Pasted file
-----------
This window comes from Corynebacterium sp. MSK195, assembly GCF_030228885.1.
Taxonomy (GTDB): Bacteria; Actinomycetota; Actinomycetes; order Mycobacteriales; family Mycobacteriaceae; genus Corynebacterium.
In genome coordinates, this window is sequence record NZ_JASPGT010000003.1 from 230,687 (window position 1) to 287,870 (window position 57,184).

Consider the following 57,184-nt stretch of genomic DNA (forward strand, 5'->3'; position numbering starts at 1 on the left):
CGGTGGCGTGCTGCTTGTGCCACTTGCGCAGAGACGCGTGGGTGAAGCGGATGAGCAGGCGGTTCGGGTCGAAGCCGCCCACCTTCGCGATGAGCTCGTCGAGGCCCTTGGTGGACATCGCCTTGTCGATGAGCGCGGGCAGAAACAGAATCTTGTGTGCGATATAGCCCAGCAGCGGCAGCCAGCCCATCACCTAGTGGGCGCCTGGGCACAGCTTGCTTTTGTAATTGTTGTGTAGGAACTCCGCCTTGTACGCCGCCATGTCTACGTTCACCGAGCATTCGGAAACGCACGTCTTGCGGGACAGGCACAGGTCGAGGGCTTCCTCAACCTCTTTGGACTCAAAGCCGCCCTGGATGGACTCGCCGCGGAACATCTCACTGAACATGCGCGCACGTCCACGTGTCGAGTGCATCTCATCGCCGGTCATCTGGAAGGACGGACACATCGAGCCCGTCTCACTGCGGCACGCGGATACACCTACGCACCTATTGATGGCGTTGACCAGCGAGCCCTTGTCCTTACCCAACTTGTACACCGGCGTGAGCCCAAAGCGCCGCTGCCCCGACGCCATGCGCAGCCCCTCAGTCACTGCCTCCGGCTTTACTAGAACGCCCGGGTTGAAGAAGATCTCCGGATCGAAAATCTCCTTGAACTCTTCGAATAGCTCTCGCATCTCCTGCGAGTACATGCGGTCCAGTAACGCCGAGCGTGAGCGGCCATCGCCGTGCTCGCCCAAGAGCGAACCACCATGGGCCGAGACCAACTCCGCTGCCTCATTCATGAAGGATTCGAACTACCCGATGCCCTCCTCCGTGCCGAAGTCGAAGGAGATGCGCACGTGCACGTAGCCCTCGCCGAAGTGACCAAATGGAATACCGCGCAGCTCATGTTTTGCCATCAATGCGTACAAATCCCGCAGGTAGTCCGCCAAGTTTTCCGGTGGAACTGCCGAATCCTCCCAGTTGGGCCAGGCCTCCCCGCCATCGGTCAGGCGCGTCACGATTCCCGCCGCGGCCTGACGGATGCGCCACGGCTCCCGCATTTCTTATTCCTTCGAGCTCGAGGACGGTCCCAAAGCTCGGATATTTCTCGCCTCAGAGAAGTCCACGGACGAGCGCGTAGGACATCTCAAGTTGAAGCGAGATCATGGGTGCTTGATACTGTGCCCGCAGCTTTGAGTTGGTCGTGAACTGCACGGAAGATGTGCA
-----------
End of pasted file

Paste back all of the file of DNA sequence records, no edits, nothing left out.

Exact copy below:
This window comes from Corynebacterium sp. MSK195, assembly GCF_030228885.1.
Taxonomy (GTDB): Bacteria; Actinomycetota; Actinomycetes; order Mycobacteriales; family Mycobacteriaceae; genus Corynebacterium.
In genome coordinates, this window is sequence record NZ_JASPGT010000003.1 from 230,687 (window position 1) to 287,870 (window position 57,184).

Consider the following 57,184-nt stretch of genomic DNA (forward strand, 5'->3'; position numbering starts at 1 on the left):
CGGTGGCGTGCTGCTTGTGCCACTTGCGCAGAGACGCGTGGGTGAAGCGGATGAGCAGGCGGTTCGGGTCGAAGCCGCCCACCTTCGCGATGAGCTCGTCGAGGCCCTTGGTGGACATCGCCTTGTCGATGAGCGCGGGCAGAAACAGAATCTTGTGTGCGATATAGCCCAGCAGCGGCAGCCAGCCCATCACCTAGTGGGCGCCTGGGCACAGCTTGCTTTTGTAATTGTTGTGTAGGAACTCCGCCTTGTACGCCGCCATGTCTACGTTCACCGAGCATTCGGAAACGCACGTCTTGCGGGACAGGCACAGGTCGAGGGCTTCCTCAACCTCTTTGGACTCAAAGCCGCCCTGGATGGACTCGCCGCGGAACATCTCACTGAACATGCGCGCACGTCCACGTGTCGAGTGCATCTCATCGCCGGTCATCTGGAAGGACGGACACATCGAGCCCGTCTCACTGCGGCACGCGGATACACCTACGCACCTATTGATGGCGTTGACCAGCGAGCCCTTGTCCTTACCCAACTTGTACACCGGCGTGAGCCCAAAGCGCCGCTGCCCCGACGCCATGCGCAGCCCCTCAGTCACTGCCTCCGGCTTTACTAGAACGCCCGGGTTGAAGAAGATCTCCGGATCGAAAATCTCCTTGAACTCTTCGAATAGCTCTCGCATCTCCTGCGAGTACATGCGGTCCAGTAACGCCGAGCGTGAGCGGCCATCGCCGTGCTCGCCCAAGAGCGAACCACCATGGGCCGAGACCAACTCCGCTGCCTCATTCATGAAGGATTCGAACTACCCGATGCCCTCCTCCGTGCCGAAGTCGAAGGAGATGCGCACGTGCACGTAGCCCTCGCCGAAGTGACCAAATGGAATACCGCGCAGCTCATGTTTTGCCATCAATGCGTACAAATCCCGCAGGTAGTCCGCCAAGTTTTCCGGTGGAACTGCCGAATCCTCCCAGTTGGGCCAGGCCTCCCCGCCATCGGTCAGGCGCGTCACGATTCCCGCCGCGGCCTGACGGATGCGCCACGGCTCCCGCATTTCTTATTCCTTCGAGCTCGAGGACGGTCCCAAAGCTCGGATATTTCTCGCCTCAGAGAAGTCCACGGACGAGCGCGTAGGACATCTCAAGTTGAAGCGAGATCATGGGTGCTTGATACTGTGCCCGCAGCTTTGAGTTGGTCGTGAACTGCACGGAAGATGTGCA